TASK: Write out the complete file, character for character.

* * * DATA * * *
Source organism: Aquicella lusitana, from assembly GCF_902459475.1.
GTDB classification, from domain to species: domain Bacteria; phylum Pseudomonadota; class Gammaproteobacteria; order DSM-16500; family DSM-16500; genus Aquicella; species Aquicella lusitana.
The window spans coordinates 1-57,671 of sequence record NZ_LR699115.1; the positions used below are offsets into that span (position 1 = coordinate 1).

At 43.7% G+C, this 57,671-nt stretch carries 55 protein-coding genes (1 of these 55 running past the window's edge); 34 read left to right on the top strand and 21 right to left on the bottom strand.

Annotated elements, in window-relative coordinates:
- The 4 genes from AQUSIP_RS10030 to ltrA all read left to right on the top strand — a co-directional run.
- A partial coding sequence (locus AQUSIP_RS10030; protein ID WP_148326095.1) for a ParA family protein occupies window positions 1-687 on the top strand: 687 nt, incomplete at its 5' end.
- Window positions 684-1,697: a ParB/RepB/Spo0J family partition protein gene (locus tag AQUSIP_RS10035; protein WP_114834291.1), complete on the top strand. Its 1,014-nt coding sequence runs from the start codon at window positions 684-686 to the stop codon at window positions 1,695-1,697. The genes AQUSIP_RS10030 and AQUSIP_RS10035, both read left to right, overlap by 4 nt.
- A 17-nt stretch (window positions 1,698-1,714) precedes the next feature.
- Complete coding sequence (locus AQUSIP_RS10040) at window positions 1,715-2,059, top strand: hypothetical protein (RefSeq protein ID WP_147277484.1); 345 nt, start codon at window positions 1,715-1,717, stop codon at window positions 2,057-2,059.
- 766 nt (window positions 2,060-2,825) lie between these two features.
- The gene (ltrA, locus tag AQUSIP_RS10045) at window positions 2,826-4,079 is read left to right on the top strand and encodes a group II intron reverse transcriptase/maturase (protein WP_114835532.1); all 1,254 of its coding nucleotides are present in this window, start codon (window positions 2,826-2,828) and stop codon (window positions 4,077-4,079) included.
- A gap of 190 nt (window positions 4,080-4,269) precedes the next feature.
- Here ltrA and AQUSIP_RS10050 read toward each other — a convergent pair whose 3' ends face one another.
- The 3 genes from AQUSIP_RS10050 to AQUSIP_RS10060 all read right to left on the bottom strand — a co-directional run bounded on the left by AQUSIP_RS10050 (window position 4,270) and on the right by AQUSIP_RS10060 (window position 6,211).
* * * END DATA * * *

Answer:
Source organism: Aquicella lusitana, from assembly GCF_902459475.1.
GTDB classification, from domain to species: domain Bacteria; phylum Pseudomonadota; class Gammaproteobacteria; order DSM-16500; family DSM-16500; genus Aquicella; species Aquicella lusitana.
The window spans coordinates 1-57,671 of sequence record NZ_LR699115.1; the positions used below are offsets into that span (position 1 = coordinate 1).

At 43.7% G+C, this 57,671-nt stretch carries 55 protein-coding genes (1 of these 55 running past the window's edge); 34 read left to right on the top strand and 21 right to left on the bottom strand.

Annotated elements, in window-relative coordinates:
- The 4 genes from AQUSIP_RS10030 to ltrA all read left to right on the top strand — a co-directional run.
- A partial coding sequence (locus AQUSIP_RS10030; protein ID WP_148326095.1) for a ParA family protein occupies window positions 1-687 on the top strand: 687 nt, incomplete at its 5' end.
- Window positions 684-1,697: a ParB/RepB/Spo0J family partition protein gene (locus tag AQUSIP_RS10035; protein WP_114834291.1), complete on the top strand. Its 1,014-nt coding sequence runs from the start codon at window positions 684-686 to the stop codon at window positions 1,695-1,697. The genes AQUSIP_RS10030 and AQUSIP_RS10035, both read left to right, overlap by 4 nt.
- A 17-nt stretch (window positions 1,698-1,714) precedes the next feature.
- Complete coding sequence (locus AQUSIP_RS10040) at window positions 1,715-2,059, top strand: hypothetical protein (RefSeq protein ID WP_147277484.1); 345 nt, start codon at window positions 1,715-1,717, stop codon at window positions 2,057-2,059.
- 766 nt (window positions 2,060-2,825) lie between these two features.
- The gene (ltrA, locus tag AQUSIP_RS10045) at window positions 2,826-4,079 is read left to right on the top strand and encodes a group II intron reverse transcriptase/maturase (protein WP_114835532.1); all 1,254 of its coding nucleotides are present in this window, start codon (window positions 2,826-2,828) and stop codon (window positions 4,077-4,079) included.
- A gap of 190 nt (window positions 4,080-4,269) precedes the next feature.
- Here ltrA and AQUSIP_RS10050 read toward each other — a convergent pair whose 3' ends face one another.
- The 3 genes from AQUSIP_RS10050 to AQUSIP_RS10060 all read right to left on the bottom strand — a co-directional run bounded on the left by AQUSIP_RS10050 (window position 4,270) and on the right by AQUSIP_RS10060 (window position 6,211).